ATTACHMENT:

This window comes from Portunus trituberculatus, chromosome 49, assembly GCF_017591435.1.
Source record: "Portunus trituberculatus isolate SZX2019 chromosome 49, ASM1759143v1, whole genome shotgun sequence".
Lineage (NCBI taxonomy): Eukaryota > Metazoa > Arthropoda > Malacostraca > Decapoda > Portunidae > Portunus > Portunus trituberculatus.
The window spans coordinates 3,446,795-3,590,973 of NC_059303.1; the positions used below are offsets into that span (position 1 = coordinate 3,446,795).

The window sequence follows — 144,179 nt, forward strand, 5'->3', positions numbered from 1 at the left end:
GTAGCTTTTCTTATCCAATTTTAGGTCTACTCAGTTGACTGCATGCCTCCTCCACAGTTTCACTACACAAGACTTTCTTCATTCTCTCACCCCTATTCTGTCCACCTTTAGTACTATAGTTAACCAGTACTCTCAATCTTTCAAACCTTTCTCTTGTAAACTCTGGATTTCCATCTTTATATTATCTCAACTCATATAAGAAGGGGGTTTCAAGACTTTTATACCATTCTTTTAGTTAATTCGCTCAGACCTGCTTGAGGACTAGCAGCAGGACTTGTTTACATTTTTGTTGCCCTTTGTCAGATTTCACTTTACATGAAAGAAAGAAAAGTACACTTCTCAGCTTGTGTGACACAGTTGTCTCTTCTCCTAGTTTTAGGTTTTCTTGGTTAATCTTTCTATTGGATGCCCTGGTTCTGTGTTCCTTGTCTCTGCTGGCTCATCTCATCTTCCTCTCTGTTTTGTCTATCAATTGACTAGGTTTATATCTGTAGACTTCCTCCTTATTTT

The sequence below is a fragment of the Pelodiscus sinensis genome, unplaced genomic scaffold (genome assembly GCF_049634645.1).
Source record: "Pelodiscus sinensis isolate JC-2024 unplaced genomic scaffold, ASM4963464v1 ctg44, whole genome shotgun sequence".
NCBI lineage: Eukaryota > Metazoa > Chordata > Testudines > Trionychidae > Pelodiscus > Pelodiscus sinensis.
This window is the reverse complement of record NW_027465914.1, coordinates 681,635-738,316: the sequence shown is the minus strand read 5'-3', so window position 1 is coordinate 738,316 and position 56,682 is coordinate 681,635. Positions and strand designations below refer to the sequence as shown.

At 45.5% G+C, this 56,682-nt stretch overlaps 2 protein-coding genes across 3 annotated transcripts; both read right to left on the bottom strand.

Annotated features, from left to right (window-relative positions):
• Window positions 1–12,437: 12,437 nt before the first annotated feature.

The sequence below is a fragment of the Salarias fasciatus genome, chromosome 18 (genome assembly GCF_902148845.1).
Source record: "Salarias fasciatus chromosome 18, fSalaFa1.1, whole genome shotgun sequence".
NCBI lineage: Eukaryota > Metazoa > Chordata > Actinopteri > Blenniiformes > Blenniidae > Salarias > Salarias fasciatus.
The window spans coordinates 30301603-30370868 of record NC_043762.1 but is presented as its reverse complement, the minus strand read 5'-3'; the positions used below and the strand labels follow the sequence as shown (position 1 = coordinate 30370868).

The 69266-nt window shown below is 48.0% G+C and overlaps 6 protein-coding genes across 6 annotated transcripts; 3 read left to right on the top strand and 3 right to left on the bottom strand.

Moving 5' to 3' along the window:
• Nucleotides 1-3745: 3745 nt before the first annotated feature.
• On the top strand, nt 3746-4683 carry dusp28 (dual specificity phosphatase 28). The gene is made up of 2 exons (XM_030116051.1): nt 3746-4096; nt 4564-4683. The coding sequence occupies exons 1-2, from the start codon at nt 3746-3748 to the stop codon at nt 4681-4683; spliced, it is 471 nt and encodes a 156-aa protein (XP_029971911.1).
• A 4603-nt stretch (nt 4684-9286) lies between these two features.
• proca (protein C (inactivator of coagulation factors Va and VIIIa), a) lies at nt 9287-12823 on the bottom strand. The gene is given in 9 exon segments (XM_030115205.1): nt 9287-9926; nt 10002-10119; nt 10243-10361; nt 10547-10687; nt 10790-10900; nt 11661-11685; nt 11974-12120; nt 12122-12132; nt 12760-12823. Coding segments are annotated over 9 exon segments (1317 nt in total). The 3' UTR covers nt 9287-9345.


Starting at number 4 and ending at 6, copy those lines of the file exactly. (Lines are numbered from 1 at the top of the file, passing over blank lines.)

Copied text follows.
The window spans coordinates 3,446,795-3,590,973 of NC_059303.1; the positions used below are offsets into that span (position 1 = coordinate 3,446,795).

The window sequence follows — 144,179 nt, forward strand, 5'->3', positions numbered from 1 at the left end:
GTAGCTTTTCTTATCCAATTTTAGGTCTACTCAGTTGACTGCATGCCTCCTCCACAGTTTCACTACACAAGACTTTCTTCATTCTCTCACCCCTATTCTGTCCACCTTTAGTACTATAGTTAACCAGTACTCTCAATCTTTCAAACCTTTCTCTTGTAAACTCTGGATTTCCATCTTTATATTATCTCAACTCATATAAGAAGGGGGTTTCAAGACTTTTATACCATTCTTTTAGTTAATTCGCTCAGACCTGCTTGAGGACTAGCAGCAGGACTTGTTTACATTTTTGTTGCCCTTTGTCAGATTTCACTTTACATGAAAGAAAGAAAAGTACACTTCTCAGCTTGTGTGACACAGTTGTCTCTTCTCCTAGTTTTAGGTTTTCTTGGTTAATCTTTCTATTGGATGCCCTGGTTCTGTGTTCCTTGTCTCTGCTGGCTCATCTCATCTTCCTCTCTGTTTTGTCTATCAATTGACTAGGTTTATATCTGTAGACTTCCTCCTTATTTT